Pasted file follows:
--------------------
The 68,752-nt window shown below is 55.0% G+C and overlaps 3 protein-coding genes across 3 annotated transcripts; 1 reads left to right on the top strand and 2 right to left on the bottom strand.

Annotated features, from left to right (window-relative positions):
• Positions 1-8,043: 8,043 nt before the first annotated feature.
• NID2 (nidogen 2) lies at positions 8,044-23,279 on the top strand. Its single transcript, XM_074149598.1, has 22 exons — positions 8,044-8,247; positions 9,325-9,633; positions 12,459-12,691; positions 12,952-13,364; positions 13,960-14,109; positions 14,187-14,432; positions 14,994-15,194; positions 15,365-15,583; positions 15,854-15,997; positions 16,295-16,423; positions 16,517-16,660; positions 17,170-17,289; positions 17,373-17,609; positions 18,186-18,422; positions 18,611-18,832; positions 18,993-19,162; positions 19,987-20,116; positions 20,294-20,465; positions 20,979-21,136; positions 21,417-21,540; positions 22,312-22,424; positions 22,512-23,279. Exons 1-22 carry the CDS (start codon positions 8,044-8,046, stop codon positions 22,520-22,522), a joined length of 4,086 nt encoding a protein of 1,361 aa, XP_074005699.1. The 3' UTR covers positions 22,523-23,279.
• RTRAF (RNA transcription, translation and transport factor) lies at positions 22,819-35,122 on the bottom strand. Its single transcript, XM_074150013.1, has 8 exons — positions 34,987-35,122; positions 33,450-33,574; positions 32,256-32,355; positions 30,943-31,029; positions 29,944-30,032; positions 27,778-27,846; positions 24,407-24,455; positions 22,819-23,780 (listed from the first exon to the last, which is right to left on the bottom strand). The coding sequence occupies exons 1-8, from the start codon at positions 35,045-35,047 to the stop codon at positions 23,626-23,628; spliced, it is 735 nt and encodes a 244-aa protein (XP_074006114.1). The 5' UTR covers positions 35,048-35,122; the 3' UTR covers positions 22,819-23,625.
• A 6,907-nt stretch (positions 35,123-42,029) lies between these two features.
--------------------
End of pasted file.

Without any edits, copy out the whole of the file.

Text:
The 68,752-nt window shown below is 55.0% G+C and overlaps 3 protein-coding genes across 3 annotated transcripts; 1 reads left to right on the top strand and 2 right to left on the bottom strand.

Annotated features, from left to right (window-relative positions):
• Positions 1-8,043: 8,043 nt before the first annotated feature.
• NID2 (nidogen 2) lies at positions 8,044-23,279 on the top strand. Its single transcript, XM_074149598.1, has 22 exons — positions 8,044-8,247; positions 9,325-9,633; positions 12,459-12,691; positions 12,952-13,364; positions 13,960-14,109; positions 14,187-14,432; positions 14,994-15,194; positions 15,365-15,583; positions 15,854-15,997; positions 16,295-16,423; positions 16,517-16,660; positions 17,170-17,289; positions 17,373-17,609; positions 18,186-18,422; positions 18,611-18,832; positions 18,993-19,162; positions 19,987-20,116; positions 20,294-20,465; positions 20,979-21,136; positions 21,417-21,540; positions 22,312-22,424; positions 22,512-23,279. Exons 1-22 carry the CDS (start codon positions 8,044-8,046, stop codon positions 22,520-22,522), a joined length of 4,086 nt encoding a protein of 1,361 aa, XP_074005699.1. The 3' UTR covers positions 22,523-23,279.
• RTRAF (RNA transcription, translation and transport factor) lies at positions 22,819-35,122 on the bottom strand. Its single transcript, XM_074150013.1, has 8 exons — positions 34,987-35,122; positions 33,450-33,574; positions 32,256-32,355; positions 30,943-31,029; positions 29,944-30,032; positions 27,778-27,846; positions 24,407-24,455; positions 22,819-23,780 (listed from the first exon to the last, which is right to left on the bottom strand). The coding sequence occupies exons 1-8, from the start codon at positions 35,045-35,047 to the stop codon at positions 23,626-23,628; spliced, it is 735 nt and encodes a 244-aa protein (XP_074006114.1). The 5' UTR covers positions 35,048-35,122; the 3' UTR covers positions 22,819-23,625.
• A 6,907-nt stretch (positions 35,123-42,029) lies between these two features.